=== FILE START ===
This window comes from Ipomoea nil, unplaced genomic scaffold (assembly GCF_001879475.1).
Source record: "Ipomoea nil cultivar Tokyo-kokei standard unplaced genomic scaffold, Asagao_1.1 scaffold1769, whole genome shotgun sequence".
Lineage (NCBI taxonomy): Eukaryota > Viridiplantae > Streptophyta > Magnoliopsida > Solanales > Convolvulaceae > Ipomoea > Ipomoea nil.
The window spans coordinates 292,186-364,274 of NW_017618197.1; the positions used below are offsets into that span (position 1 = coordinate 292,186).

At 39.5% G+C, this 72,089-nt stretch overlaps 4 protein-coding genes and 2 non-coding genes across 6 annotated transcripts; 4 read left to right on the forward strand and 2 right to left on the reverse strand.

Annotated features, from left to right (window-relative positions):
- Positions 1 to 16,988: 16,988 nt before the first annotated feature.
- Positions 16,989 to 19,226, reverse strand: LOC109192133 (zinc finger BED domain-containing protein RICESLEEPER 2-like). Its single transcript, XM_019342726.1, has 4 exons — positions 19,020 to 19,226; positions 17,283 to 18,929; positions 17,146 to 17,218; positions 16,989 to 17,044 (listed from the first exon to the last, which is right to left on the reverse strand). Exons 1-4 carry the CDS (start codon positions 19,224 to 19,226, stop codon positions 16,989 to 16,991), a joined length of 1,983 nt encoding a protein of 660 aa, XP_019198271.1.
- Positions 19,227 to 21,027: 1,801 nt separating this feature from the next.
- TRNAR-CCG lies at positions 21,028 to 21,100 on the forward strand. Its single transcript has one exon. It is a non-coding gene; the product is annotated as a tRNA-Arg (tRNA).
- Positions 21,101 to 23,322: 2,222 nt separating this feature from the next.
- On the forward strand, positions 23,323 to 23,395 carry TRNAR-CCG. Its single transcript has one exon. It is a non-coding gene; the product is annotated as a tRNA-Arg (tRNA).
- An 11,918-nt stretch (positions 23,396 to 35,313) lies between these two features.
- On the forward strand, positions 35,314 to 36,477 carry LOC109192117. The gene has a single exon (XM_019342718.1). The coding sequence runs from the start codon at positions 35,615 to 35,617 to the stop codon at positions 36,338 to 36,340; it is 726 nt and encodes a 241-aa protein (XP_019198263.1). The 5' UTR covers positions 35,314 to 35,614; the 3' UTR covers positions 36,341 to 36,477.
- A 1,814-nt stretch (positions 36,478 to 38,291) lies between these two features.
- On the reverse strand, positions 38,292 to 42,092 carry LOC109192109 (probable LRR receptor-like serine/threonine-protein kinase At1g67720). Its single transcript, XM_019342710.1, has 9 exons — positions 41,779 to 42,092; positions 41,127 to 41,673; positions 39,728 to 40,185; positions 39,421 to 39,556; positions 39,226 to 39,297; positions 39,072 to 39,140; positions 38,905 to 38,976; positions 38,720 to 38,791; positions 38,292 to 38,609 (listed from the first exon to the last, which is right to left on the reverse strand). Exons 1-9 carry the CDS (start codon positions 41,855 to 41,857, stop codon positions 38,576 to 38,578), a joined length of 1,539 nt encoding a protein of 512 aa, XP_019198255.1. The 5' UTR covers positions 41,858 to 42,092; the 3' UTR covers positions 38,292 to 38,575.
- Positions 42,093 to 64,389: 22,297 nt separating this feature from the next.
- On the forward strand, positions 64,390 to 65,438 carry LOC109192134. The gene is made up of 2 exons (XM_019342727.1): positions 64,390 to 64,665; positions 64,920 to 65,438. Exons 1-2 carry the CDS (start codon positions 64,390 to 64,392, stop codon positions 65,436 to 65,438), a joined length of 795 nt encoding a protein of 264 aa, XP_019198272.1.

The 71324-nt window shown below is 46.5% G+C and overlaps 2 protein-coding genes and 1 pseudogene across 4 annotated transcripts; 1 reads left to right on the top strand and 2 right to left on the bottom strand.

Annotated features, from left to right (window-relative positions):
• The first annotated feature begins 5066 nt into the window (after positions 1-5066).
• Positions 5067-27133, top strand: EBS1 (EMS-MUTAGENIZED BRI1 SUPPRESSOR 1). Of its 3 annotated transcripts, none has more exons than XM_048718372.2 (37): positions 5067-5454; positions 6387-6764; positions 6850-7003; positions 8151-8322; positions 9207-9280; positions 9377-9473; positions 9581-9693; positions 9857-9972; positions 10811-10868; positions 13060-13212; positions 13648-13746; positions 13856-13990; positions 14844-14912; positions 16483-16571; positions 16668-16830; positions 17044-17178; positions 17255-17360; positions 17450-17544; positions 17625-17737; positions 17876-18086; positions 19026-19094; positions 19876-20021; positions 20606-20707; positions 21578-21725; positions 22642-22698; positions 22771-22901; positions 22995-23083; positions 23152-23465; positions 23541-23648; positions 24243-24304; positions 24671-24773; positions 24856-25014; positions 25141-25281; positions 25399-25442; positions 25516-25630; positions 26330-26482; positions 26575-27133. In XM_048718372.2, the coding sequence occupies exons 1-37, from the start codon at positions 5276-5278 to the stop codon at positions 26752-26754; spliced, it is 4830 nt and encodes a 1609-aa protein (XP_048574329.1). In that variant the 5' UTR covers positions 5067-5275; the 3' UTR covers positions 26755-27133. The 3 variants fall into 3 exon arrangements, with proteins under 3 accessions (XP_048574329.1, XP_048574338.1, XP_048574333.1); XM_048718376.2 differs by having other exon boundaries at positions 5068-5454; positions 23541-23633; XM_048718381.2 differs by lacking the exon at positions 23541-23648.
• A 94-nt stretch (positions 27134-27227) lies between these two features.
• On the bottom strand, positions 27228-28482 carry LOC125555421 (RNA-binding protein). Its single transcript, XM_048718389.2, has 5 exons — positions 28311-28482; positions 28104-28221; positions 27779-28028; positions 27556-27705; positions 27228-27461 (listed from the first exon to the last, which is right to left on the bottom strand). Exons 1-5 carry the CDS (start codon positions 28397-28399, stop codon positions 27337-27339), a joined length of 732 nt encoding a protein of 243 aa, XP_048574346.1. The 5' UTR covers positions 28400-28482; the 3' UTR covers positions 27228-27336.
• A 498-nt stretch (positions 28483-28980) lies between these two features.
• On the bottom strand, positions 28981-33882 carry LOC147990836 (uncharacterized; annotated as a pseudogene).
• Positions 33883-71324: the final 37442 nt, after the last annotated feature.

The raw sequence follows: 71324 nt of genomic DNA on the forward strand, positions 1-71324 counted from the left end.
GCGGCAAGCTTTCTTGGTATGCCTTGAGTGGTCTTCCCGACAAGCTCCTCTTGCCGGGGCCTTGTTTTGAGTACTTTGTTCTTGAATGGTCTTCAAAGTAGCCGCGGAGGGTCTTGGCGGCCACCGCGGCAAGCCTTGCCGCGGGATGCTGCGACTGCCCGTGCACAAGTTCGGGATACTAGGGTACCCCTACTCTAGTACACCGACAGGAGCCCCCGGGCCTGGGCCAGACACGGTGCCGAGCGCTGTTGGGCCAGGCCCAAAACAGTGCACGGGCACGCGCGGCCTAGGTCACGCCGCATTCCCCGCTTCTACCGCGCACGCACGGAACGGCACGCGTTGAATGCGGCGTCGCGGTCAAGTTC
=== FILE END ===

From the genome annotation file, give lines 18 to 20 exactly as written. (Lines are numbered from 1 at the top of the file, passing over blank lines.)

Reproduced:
- On the forward strand, positions 64,390 to 65,438 carry LOC109192134. The gene is made up of 2 exons (XM_019342727.1): positions 64,390 to 64,665; positions 64,920 to 65,438. Exons 1-2 carry the CDS (start codon positions 64,390 to 64,392, stop codon positions 65,436 to 65,438), a joined length of 795 nt encoding a protein of 264 aa, XP_019198272.1.

The 71324-nt window shown below is 46.5% G+C and overlaps 2 protein-coding genes and 1 pseudogene across 4 annotated transcripts; 1 reads left to right on the top strand and 2 right to left on the bottom strand.

Annotated features, from left to right (window-relative positions):